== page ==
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Quote:
Originally Posted by hajile View Post

I still question what advantage a VM and bytecode brings to the table. Even if a VM were as fast as a native language like C and used equivalent memory (neither of which have ever happened), what advantage would be gained?
In theory? Runtimes provide platform and language agnosticism. You can write any number of languages to target either the JVM or .Net CLR. They also do have some platform specific knowledge, and can provide platform optimized compilations that directly compiled code, though imagine this isn't particularly common.

Personally I like some of the features that a runtime can provide. Things like memory management and garbage collection, which while it can be done in C++, you have to be a lot more conscious about it. Depending on the rutime they can also provide easier profiling, debugging, language inter-op, or reflection capabilities. That's not to say these are exclusive to runtime based languages, but they're often much easier to use or implement in those languages.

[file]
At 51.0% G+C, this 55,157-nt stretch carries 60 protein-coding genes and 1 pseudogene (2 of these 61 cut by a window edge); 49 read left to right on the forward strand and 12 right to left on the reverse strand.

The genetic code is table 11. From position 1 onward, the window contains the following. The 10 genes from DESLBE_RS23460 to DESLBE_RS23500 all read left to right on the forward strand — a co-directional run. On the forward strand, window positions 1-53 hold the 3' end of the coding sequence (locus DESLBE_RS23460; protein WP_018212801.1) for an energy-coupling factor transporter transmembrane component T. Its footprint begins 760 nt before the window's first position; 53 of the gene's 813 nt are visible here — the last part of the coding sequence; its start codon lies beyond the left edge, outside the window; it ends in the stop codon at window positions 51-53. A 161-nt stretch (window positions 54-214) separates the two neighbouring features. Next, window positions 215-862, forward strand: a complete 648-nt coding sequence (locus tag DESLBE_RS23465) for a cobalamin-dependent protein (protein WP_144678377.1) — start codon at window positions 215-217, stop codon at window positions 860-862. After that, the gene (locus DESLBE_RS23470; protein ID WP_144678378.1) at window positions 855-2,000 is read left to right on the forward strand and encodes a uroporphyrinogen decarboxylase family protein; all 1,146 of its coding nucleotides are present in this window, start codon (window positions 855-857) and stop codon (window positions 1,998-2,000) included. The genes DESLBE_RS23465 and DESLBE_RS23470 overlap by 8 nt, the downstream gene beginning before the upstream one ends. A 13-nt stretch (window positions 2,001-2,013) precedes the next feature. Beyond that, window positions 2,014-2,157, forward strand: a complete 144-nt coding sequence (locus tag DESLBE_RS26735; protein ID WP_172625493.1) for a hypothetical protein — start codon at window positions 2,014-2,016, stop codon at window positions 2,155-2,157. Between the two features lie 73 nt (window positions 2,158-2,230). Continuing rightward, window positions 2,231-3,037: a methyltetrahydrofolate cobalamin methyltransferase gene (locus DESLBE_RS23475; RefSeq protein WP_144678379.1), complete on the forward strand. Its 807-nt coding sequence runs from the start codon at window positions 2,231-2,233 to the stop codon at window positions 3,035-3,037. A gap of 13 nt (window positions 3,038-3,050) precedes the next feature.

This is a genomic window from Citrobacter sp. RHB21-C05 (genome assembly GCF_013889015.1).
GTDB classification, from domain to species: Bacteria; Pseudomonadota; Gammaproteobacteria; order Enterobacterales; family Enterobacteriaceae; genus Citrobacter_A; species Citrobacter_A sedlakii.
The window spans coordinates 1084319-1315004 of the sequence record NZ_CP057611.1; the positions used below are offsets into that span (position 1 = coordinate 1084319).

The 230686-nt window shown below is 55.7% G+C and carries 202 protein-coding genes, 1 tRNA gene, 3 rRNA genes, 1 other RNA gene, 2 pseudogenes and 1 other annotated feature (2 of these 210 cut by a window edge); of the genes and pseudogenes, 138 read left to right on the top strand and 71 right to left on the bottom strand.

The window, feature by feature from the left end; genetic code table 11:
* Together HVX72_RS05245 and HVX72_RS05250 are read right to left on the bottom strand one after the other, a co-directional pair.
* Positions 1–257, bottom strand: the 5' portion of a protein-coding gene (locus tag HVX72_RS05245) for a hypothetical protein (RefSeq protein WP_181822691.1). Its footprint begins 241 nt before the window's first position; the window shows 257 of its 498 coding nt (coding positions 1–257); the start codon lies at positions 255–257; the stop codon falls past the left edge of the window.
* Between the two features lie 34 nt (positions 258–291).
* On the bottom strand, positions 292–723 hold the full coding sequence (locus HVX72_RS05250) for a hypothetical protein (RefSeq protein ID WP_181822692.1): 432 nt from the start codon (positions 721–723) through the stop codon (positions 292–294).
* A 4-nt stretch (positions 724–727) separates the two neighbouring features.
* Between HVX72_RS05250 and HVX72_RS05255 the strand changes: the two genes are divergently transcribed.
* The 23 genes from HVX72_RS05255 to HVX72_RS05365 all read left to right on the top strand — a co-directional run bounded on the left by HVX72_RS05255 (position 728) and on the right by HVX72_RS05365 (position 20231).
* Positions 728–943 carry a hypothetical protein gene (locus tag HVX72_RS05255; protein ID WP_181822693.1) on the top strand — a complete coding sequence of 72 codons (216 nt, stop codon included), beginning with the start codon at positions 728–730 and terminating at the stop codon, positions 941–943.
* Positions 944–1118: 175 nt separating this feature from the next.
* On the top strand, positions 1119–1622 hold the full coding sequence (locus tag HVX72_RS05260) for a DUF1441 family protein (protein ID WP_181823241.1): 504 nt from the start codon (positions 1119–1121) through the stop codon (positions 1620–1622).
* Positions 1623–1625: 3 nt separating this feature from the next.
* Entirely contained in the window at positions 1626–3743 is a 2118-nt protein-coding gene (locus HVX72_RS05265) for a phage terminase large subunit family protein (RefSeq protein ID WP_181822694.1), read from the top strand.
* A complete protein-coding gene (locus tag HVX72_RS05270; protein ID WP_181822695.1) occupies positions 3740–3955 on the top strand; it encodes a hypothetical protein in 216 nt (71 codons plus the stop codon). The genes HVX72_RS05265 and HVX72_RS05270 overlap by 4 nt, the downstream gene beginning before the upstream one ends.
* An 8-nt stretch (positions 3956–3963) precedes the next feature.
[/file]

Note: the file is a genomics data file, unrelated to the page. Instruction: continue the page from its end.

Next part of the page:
Any insignificant performance impacts are well worth those features. And if I run into a situation where I really do need that last bit of performance, I can just write a bit of C/C++ code and call into that from my language of choice for the critical sections.
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Hexafun
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